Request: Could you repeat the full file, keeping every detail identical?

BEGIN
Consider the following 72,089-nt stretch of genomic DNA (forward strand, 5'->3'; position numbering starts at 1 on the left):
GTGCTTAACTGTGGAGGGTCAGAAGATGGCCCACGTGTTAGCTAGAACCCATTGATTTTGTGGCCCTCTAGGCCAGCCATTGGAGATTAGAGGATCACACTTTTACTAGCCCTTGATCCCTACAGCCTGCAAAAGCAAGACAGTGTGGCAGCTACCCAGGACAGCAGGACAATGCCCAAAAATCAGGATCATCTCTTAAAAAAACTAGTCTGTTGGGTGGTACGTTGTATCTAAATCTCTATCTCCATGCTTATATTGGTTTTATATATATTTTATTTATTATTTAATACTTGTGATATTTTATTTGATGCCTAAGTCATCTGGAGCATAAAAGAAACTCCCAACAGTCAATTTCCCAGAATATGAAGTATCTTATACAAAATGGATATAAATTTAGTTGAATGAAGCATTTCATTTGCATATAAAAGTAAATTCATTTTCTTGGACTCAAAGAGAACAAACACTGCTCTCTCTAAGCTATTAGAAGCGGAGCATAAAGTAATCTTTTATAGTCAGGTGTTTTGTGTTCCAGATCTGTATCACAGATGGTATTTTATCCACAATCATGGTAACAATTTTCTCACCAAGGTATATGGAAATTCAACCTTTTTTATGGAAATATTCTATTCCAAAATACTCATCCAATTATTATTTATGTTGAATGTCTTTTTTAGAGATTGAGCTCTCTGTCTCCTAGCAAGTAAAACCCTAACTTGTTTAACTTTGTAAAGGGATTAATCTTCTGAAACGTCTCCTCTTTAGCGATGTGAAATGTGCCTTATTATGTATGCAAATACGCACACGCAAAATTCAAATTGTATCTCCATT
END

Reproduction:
Consider the following 72,089-nt stretch of genomic DNA (forward strand, 5'->3'; position numbering starts at 1 on the left):
GTGCTTAACTGTGGAGGGTCAGAAGATGGCCCACGTGTTAGCTAGAACCCATTGATTTTGTGGCCCTCTAGGCCAGCCATTGGAGATTAGAGGATCACACTTTTACTAGCCCTTGATCCCTACAGCCTGCAAAAGCAAGACAGTGTGGCAGCTACCCAGGACAGCAGGACAATGCCCAAAAATCAGGATCATCTCTTAAAAAAACTAGTCTGTTGGGTGGTACGTTGTATCTAAATCTCTATCTCCATGCTTATATTGGTTTTATATATATTTTATTTATTATTTAATACTTGTGATATTTTATTTGATGCCTAAGTCATCTGGAGCATAAAAGAAACTCCCAACAGTCAATTTCCCAGAATATGAAGTATCTTATACAAAATGGATATAAATTTAGTTGAATGAAGCATTTCATTTGCATATAAAAGTAAATTCATTTTCTTGGACTCAAAGAGAACAAACACTGCTCTCTCTAAGCTATTAGAAGCGGAGCATAAAGTAATCTTTTATAGTCAGGTGTTTTGTGTTCCAGATCTGTATCACAGATGGTATTTTATCCACAATCATGGTAACAATTTTCTCACCAAGGTATATGGAAATTCAACCTTTTTTATGGAAATATTCTATTCCAAAATACTCATCCAATTATTATTTATGTTGAATGTCTTTTTTAGAGATTGAGCTCTCTGTCTCCTAGCAAGTAAAACCCTAACTTGTTTAACTTTGTAAAGGGATTAATCTTCTGAAACGTCTCCTCTTTAGCGATGTGAAATGTGCCTTATTATGTATGCAAATACGCACACGCAAAATTCAAATTGTATCTCCATT